New strife for Shackleton expedition
THE CREW OF THE Shackleton Epic expedition has managed to navigate to South Georgia island off the coast of Antarctica and Friday set off to cross the island’s mountainous interior.
The Australian Geographic Society-sponsored expedition aims to recreate the 1916 journey of Ernest Shackleton and his crew to find help after a failed attempt at reaching Antarctica with the intention of crossing the continent.
The crew of the replica lifeboat, Alexander Shackleton, were last week having trouble navigating using the sun, due to cloud cover. The boat’s navigator, Australian-born Paul Larsen, managed to find the island by dead reckoning, using only a compass and knowledge of their last measured position.
Trench foot on the Shackleton re-creation
After 12 days at sea, including 50-knot winds and 7-8m swells, the crew managed to land at Peggotty Bluff, South Georgia on Monday 5 February.
Tim Jarvis and mountaineer Barry Gray set off on Friday morning (AEDT) to cross the mountainous and crevassed island with period-accurate clothing and equipment, just as Shackleton and his crew had done.
Two of the crew members will follow in support using modern clothing and equipment, whilst the remaining two crew have remained behind due to trench foot, a painful condition caused by prolonged exposure to damp, cold conditions.
“I’m immensely proud of this crew. They all performed incredibly well under such dire circumstances and the fact that we managed to sail 800 nautical miles in such a small vessel really shows how solid they are individually and how well we worked together as a team,” British-Australian expedition leader Tim Jarvis said upon landing.
Two tackle the last leg of the Shackleton journey
Tim and Barry were expected to reach the harbour at Stromness today, where the 1914 crew were able to find help at a whaling station on the original expedition, but an update on the team’s blog at 2am AEDT, suggested they had go into strife.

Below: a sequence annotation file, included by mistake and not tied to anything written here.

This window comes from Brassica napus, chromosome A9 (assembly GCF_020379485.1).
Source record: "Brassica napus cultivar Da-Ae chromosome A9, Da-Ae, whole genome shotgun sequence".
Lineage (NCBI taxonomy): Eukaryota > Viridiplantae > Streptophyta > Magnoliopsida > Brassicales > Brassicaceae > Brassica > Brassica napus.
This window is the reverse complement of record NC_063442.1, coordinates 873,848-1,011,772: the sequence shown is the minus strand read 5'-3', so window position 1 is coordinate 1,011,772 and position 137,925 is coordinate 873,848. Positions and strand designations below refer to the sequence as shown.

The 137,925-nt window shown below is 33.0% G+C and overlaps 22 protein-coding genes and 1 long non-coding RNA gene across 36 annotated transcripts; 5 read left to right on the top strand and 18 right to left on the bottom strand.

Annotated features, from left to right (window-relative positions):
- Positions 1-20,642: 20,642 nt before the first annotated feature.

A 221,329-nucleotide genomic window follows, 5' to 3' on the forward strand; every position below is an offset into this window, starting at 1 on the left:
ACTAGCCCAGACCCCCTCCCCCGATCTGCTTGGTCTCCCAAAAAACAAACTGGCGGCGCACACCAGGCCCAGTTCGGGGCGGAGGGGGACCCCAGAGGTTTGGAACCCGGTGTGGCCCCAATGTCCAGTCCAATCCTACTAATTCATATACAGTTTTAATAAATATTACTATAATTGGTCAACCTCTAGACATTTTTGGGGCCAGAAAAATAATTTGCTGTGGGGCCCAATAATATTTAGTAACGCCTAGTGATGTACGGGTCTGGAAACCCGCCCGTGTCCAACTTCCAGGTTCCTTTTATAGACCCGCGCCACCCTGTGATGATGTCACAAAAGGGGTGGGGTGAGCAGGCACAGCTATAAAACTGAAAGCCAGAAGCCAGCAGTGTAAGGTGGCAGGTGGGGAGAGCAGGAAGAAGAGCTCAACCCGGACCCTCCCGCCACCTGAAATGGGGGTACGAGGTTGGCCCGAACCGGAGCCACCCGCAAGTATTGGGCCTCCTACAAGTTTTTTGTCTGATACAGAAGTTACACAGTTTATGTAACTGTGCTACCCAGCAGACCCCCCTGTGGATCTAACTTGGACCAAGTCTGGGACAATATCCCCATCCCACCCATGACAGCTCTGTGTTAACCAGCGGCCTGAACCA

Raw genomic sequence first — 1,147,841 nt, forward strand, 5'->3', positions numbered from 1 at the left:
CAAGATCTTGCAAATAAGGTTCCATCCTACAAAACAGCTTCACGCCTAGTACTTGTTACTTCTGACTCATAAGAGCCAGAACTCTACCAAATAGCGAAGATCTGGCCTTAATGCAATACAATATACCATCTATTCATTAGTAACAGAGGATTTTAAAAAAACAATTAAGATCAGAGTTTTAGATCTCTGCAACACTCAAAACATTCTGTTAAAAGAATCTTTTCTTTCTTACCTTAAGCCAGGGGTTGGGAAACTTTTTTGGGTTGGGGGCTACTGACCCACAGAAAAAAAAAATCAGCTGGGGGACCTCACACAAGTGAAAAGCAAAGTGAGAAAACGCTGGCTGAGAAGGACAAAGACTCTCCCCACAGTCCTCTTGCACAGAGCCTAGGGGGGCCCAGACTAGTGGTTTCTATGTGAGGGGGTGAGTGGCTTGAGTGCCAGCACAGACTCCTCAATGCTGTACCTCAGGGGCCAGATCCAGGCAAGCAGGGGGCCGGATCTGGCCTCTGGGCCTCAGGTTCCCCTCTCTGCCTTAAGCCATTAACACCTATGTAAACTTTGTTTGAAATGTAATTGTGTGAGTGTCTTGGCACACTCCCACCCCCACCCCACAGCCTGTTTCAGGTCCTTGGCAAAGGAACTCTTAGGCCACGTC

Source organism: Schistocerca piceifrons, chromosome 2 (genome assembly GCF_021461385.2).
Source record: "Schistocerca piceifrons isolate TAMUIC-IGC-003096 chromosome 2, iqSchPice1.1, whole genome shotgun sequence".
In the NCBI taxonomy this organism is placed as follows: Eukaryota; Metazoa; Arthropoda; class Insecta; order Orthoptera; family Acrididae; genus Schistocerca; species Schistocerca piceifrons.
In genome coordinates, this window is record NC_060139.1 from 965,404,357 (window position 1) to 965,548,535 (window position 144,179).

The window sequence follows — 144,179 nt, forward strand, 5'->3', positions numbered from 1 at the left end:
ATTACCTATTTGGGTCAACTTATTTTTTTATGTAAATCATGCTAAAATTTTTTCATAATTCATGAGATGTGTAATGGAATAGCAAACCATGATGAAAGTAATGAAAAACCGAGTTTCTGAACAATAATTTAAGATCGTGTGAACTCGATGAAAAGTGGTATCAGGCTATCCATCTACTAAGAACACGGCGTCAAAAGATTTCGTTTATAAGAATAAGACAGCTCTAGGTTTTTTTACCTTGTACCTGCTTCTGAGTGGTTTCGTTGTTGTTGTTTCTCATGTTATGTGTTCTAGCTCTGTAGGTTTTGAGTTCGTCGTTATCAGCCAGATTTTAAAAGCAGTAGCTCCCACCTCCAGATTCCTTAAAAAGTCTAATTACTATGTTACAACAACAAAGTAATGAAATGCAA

“Jarvis and Gray have hunkered down on the mountain with tents and sleeping bags providing some shelter from the extreme conditions,” says a statement. “It is raining and snowing ‘horizontally’ with the wind gusting at 45knots. Paul Larsen said it was so windy that several of them were knocked “clean off their feet” and that visibility is very poor.”
It remains to be seen when they will be able to continue the mountain crossing to make their way down to the harbour.
The team were well aware of the risks, though. Tim said yesterday before they set off: “This environment is among the harshest in the world, and Shackleton proved himself as a supreme adaptor to the tough terrain, harsh conditions and varying fortunes that affected him. It was his adaptability that got him through in the end, and we have also had to adapt to the circumstances, whatever they may be.”
Upon their arrival at Stromness, the pair hope to celebrate with a bottle of scotch they carried onboard the Alexander Shackleton.